Sunday, May 12, 1996

Whether it is better to sanction...

The trade sanction debacle with China is a consequence of Clinton Administration's preference for confrontation over diplomacy and the need to appease a China-bashing Congress by trumpeting concessions wrestled from China. Unfortunately, while badgering the Beijing government may play well back home, a real solution is not that simple.

Today's China is no longer the police state with a central government that sees all, knows all and controls all. Microsoft, with much to lose over unauthorized copying of their software, has discovered that external pressure applied at the local level can be more effective. In a recent case, company representatives reported the pirating facility to the local authorities and participated in the subsequent raid to halt production.

The plant fingered by Microsoft turned out to be a joint venture with Hongkong investors. Indeed, piracy of intellectual properties is instigated by those trafficking in the bogus products. They know which products are hot and where to sell them. Disrespect for intellectual properties is endemic in Asia. These intermediaries can come from Hongkong, Taiwan and even the U.S., and putting them out of business is a complicated but essential part of the solution.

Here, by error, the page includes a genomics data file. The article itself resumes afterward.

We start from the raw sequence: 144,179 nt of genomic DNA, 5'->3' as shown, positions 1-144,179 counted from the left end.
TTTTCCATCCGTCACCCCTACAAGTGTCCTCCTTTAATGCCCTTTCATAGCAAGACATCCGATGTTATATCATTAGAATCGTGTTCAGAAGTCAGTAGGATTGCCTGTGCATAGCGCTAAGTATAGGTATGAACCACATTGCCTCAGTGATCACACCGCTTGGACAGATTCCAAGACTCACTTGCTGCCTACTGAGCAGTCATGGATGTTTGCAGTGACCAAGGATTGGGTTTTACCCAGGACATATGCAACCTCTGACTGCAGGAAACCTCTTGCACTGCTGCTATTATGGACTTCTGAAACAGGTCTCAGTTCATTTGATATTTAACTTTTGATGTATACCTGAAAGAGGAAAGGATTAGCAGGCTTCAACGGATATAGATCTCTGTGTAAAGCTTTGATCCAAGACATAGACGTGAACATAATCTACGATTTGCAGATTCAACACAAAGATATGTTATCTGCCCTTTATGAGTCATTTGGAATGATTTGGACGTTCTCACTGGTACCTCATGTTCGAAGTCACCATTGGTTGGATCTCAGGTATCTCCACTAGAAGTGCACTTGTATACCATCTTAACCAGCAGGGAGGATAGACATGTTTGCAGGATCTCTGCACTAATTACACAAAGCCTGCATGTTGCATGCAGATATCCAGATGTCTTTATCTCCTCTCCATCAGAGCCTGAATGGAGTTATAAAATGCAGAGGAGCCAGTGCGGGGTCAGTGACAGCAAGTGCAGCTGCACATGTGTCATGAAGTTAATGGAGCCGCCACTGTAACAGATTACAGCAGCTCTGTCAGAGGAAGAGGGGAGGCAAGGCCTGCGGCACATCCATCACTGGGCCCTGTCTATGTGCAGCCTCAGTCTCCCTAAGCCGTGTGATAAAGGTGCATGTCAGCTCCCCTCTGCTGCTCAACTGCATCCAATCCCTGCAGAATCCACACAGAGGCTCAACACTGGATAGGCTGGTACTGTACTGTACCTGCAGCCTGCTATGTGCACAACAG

Microsoft's overall approach to China will contribute to accelerating the acceptance of intellectual property as real property. While pursuing pirating plants, Microsoft also invested 100,000 staff hours completing a Chinese version of Windows 95. The core of its strategy is to help China develop an industry based on respect for software products and the rule of law. China's own software developers have the same objective. At the rate China's economy is developing, it won't take as long as elsewhere in Asia to see the illegal practices taper off-- bearing in mind that even today, faux Rolex watches are still available in Taipei, just not in open markets.

Even though the U.S. is China's most important export market, the pain of a trade war works both ways as hinted by the recent $1.5 billion aircraft order that China placed with Airbus instead of Boeing. The $3.1 billion that Americans invested in China in 1995, though 25% higher than in 1994, represented only 8% of the total foreign direct investment China received last year. Clearly the economic clout that U.S. has over China is much less than is imagined in the U.S. American businesses like Microsoft have recognized China to be a major market that requires a long term strategy. It's time the political leaders understand the importance of working with China on the basis of common interests.

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